The total opposite to rock and pop, in which either dying young, losing your mind, or spending half your days in rehab are virtually part of the rulebook, metal bands are getting oddly better as they age, putting fire back in their hearts and challenging themselves, stretching out over lengths which allow them to fully display their strengths. Iron Maiden and Slayer both have recent works which testify to this, Megadeth’s decision to re-record “A Tout Le Monde” with Cristina Scabbia of Lacuna Coil for their upcoming set sounds mighty promising, and with The Blackening, Machine Head can rightfully join them.
It’s little secret among the metal community that after their career landmark Burn My Eyes was released, the band rapidly slid into a slump, and eventually ceased functioning altogether. It was 2004 before someone involved realized that the former’s raw fury could not be replicated by any back-to-basics approaches, and that only writing real music had any validity, resulting in Through the Ashes of Empires. Hailed by some as a return-to-form, it was really only a warm-up for The Blackening, the comeback album Machine Head have been waiting to unleash on the world, and their best yet.
They also share common ground with Maiden and Slayer as headbangers standing against the war. The record starts somberly with wispy Middle-Eastern harmonies and is chock full of tight artillery-style drumming that announces its whole intent and purpose. A definite Sepultura groove is also thrown in for good measure, supplying The Blackening a demonic, politically charged backbone. And mouthpiece Rob Flynn is the most volatile ingredient of them all, holding his own over the thrashing mix with a melodic shout, but cunningly surprising us with an amazing “clean” attack that just doesn’t let up.
There are no less than four mega-songs here, but none of them seem to occupy more than half of the ten minutes they run for—yes, they’re that good. You’d swear, during the desolate first minute and a half of one such number, “Clenching the Fists of Dissent”, that Machine Head were really Radiohead. The song reaches its peak in its bridge, when it starts exchanging multi-tracked vocal lines that evoke Trivium or All That Remains at their most brutal. Several twisted, screeching sidewinders prove that the two guitarists are shredding in better shape than ever before, setting the stage for the guitar-based epic “Halo” later on, but hands down the most “pure metal” moment of “Dissent” is when the group erupt into defiant chants of “FIGHT! FIGHT! FIGHT!”.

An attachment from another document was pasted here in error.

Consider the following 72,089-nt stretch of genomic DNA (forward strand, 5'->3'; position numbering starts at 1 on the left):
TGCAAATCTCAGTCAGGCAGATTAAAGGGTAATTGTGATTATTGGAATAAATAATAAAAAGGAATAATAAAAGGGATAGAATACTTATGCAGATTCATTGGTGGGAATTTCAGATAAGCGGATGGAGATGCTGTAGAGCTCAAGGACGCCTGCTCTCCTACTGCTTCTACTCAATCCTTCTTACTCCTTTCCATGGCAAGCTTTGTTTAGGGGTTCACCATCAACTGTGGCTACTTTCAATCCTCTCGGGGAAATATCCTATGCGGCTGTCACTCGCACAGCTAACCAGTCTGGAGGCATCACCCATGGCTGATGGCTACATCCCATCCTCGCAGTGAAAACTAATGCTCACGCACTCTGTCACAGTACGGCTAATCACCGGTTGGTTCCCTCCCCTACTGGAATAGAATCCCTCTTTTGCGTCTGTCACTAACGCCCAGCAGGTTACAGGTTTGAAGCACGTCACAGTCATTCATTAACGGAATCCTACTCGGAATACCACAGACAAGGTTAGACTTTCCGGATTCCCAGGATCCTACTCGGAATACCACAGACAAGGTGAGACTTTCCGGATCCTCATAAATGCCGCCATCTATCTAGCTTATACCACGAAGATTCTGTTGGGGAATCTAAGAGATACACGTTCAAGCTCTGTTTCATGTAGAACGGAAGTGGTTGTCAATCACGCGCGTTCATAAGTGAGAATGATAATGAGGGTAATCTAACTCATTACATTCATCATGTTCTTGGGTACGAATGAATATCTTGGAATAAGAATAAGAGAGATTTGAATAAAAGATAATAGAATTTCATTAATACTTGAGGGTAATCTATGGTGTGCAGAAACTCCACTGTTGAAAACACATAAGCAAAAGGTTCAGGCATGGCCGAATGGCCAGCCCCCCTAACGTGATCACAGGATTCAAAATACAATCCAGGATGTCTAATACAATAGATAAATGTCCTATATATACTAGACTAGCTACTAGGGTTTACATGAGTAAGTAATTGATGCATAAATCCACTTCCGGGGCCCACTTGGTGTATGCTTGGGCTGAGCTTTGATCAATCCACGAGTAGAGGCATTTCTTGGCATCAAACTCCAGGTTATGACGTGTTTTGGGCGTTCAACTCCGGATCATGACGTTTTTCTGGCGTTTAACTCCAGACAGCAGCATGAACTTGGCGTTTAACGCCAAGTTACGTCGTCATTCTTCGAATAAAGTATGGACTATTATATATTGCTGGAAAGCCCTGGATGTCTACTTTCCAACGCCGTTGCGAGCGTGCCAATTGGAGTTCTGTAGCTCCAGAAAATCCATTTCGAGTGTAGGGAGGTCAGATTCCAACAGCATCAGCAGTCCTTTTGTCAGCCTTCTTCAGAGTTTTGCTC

Every song charges in with the lumbering, almost mechanical power of newer bands like Lamb of God—even “Slanderous”, while ordinary by the rest of the album’s standards, has a great groove running through its veins. The Blackening’s trump card, though, is that it allows for emotion over the brutal choruses, courtesy of Flynn. His death-whisper in “Aesthetics of Hate” is bone-chilling ... “May the hand of God strike them down”.
The last three tracks are all eight-minutes-plus—nearly half an hour of razorblade war protest. “Beautiful Mourning”, possibly the highlight of the entire thing, treads the line expertly between two halves. One is devoted to sludgy riffs, rhythmic drive, and a heavily Max Cavalera-influenced delivery; the other, uneasy chorus harmonies at dissonant odds with a gritty industrial-sounding slug. On the other hand, finale act “A Farewell to Arms” is more of an experimental chapter, uncovering extraordinary falsetto work by Flynn and a swirly riff a la Tool, decelerating slowly but surely down its last two minutes from breakneck speed to almost doom-like proportions, modulating through different keys, leaving itself hanging on a moan.
From “calling up the arms” in “Halo” to laying them to rest in “A Farewell to Arms”, this hour-long behemoth is the album Machine Head should be proud they made, and chances are metal fans are going to eat it up like nothing else. Make no mistake: the technical surge in their music and the melody is welcoming, but it’s the band’s dirty hard drive which gives them the grounds to go to war on The Blackening. If you don’t believe that, look at the lyrics: hostile as anything, the backdrop appropriately pummeling. Regardless, the cover art perhaps sums up Machine Head’s social commentary best: a stamp from the fifteenth-century, depicting a corpse in a king’s robe, putting his feet on the world and holding up a mirror.
The reflection in the glass reads, “the mirror which flatters not”.